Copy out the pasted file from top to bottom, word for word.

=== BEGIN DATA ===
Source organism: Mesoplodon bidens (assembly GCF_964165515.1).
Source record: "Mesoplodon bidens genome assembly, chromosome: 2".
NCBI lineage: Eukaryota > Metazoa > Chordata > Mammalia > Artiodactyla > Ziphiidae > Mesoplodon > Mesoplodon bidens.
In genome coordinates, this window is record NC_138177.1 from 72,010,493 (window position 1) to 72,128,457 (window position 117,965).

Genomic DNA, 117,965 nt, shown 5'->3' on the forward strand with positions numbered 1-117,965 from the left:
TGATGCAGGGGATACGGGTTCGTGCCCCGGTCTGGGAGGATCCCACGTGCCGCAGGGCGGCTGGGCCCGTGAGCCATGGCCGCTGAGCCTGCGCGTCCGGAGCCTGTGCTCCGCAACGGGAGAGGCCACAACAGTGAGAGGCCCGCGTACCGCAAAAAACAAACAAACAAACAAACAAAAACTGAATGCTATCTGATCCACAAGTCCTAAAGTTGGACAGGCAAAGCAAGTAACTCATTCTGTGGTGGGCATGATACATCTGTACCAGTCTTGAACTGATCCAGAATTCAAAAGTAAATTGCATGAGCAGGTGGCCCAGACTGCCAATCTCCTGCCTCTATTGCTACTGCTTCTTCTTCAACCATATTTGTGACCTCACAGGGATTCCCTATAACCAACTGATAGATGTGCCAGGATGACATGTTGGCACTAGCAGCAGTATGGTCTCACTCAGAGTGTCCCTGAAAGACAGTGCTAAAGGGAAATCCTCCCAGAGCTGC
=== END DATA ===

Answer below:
Source organism: Mesoplodon bidens (assembly GCF_964165515.1).
Source record: "Mesoplodon bidens genome assembly, chromosome: 2".
NCBI lineage: Eukaryota > Metazoa > Chordata > Mammalia > Artiodactyla > Ziphiidae > Mesoplodon > Mesoplodon bidens.
In genome coordinates, this window is record NC_138177.1 from 72,010,493 (window position 1) to 72,128,457 (window position 117,965).

Genomic DNA, 117,965 nt, shown 5'->3' on the forward strand with positions numbered 1-117,965 from the left:
TGATGCAGGGGATACGGGTTCGTGCCCCGGTCTGGGAGGATCCCACGTGCCGCAGGGCGGCTGGGCCCGTGAGCCATGGCCGCTGAGCCTGCGCGTCCGGAGCCTGTGCTCCGCAACGGGAGAGGCCACAACAGTGAGAGGCCCGCGTACCGCAAAAAACAAACAAACAAACAAACAAAAACTGAATGCTATCTGATCCACAAGTCCTAAAGTTGGACAGGCAAAGCAAGTAACTCATTCTGTGGTGGGCATGATACATCTGTACCAGTCTTGAACTGATCCAGAATTCAAAAGTAAATTGCATGAGCAGGTGGCCCAGACTGCCAATCTCCTGCCTCTATTGCTACTGCTTCTTCTTCAACCATATTTGTGACCTCACAGGGATTCCCTATAACCAACTGATAGATGTGCCAGGATGACATGTTGGCACTAGCAGCAGTATGGTCTCACTCAGAGTGTCCCTGAAAGACAGTGCTAAAGGGAAATCCTCCCAGAGCTGC